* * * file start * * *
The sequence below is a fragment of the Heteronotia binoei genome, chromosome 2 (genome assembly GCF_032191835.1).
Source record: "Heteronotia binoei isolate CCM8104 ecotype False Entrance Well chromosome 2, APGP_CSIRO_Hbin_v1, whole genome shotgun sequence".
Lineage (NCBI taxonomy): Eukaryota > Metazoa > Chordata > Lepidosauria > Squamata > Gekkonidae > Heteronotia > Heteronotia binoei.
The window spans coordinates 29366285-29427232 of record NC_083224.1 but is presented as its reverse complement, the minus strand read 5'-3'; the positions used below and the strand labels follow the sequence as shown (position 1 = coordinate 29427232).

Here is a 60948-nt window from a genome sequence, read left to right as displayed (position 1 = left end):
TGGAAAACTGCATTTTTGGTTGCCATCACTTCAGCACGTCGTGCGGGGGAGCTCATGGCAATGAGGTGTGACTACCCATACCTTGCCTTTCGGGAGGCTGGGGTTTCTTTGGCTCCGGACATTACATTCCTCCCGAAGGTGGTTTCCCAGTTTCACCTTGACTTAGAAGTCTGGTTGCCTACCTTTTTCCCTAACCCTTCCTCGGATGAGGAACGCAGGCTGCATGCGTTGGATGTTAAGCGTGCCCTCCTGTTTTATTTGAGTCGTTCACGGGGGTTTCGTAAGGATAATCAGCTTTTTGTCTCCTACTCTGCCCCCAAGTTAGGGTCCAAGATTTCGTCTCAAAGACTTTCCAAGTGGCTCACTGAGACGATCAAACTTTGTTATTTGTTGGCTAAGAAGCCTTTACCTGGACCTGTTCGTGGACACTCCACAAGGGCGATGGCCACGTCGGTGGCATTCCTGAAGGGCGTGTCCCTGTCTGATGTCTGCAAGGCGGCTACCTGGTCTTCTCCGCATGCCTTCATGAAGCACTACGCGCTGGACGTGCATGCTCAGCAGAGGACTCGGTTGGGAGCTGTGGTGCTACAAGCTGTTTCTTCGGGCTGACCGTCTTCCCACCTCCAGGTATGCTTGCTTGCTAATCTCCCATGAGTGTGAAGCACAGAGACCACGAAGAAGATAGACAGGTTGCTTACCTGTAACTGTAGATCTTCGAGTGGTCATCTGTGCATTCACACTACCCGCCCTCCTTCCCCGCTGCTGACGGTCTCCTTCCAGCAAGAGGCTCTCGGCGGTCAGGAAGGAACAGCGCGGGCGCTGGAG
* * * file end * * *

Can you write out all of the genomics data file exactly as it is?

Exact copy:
The sequence below is a fragment of the Heteronotia binoei genome, chromosome 2 (genome assembly GCF_032191835.1).
Source record: "Heteronotia binoei isolate CCM8104 ecotype False Entrance Well chromosome 2, APGP_CSIRO_Hbin_v1, whole genome shotgun sequence".
Lineage (NCBI taxonomy): Eukaryota > Metazoa > Chordata > Lepidosauria > Squamata > Gekkonidae > Heteronotia > Heteronotia binoei.
The window spans coordinates 29366285-29427232 of record NC_083224.1 but is presented as its reverse complement, the minus strand read 5'-3'; the positions used below and the strand labels follow the sequence as shown (position 1 = coordinate 29427232).

Here is a 60948-nt window from a genome sequence, read left to right as displayed (position 1 = left end):
TGGAAAACTGCATTTTTGGTTGCCATCACTTCAGCACGTCGTGCGGGGGAGCTCATGGCAATGAGGTGTGACTACCCATACCTTGCCTTTCGGGAGGCTGGGGTTTCTTTGGCTCCGGACATTACATTCCTCCCGAAGGTGGTTTCCCAGTTTCACCTTGACTTAGAAGTCTGGTTGCCTACCTTTTTCCCTAACCCTTCCTCGGATGAGGAACGCAGGCTGCATGCGTTGGATGTTAAGCGTGCCCTCCTGTTTTATTTGAGTCGTTCACGGGGGTTTCGTAAGGATAATCAGCTTTTTGTCTCCTACTCTGCCCCCAAGTTAGGGTCCAAGATTTCGTCTCAAAGACTTTCCAAGTGGCTCACTGAGACGATCAAACTTTGTTATTTGTTGGCTAAGAAGCCTTTACCTGGACCTGTTCGTGGACACTCCACAAGGGCGATGGCCACGTCGGTGGCATTCCTGAAGGGCGTGTCCCTGTCTGATGTCTGCAAGGCGGCTACCTGGTCTTCTCCGCATGCCTTCATGAAGCACTACGCGCTGGACGTGCATGCTCAGCAGAGGACTCGGTTGGGAGCTGTGGTGCTACAAGCTGTTTCTTCGGGCTGACCGTCTTCCCACCTCCAGGTATGCTTGCTTGCTAATCTCCCATGAGTGTGAAGCACAGAGACCACGAAGAAGATAGACAGGTTGCTTACCTGTAACTGTAGATCTTCGAGTGGTCATCTGTGCATTCACACTACCCGCCCTCCTTCCCCGCTGCTGACGGTCTCCTTCCAGCAAGAGGCTCTCGGCGGTCAGGAAGGAACAGCGCGGGCGCTGGAG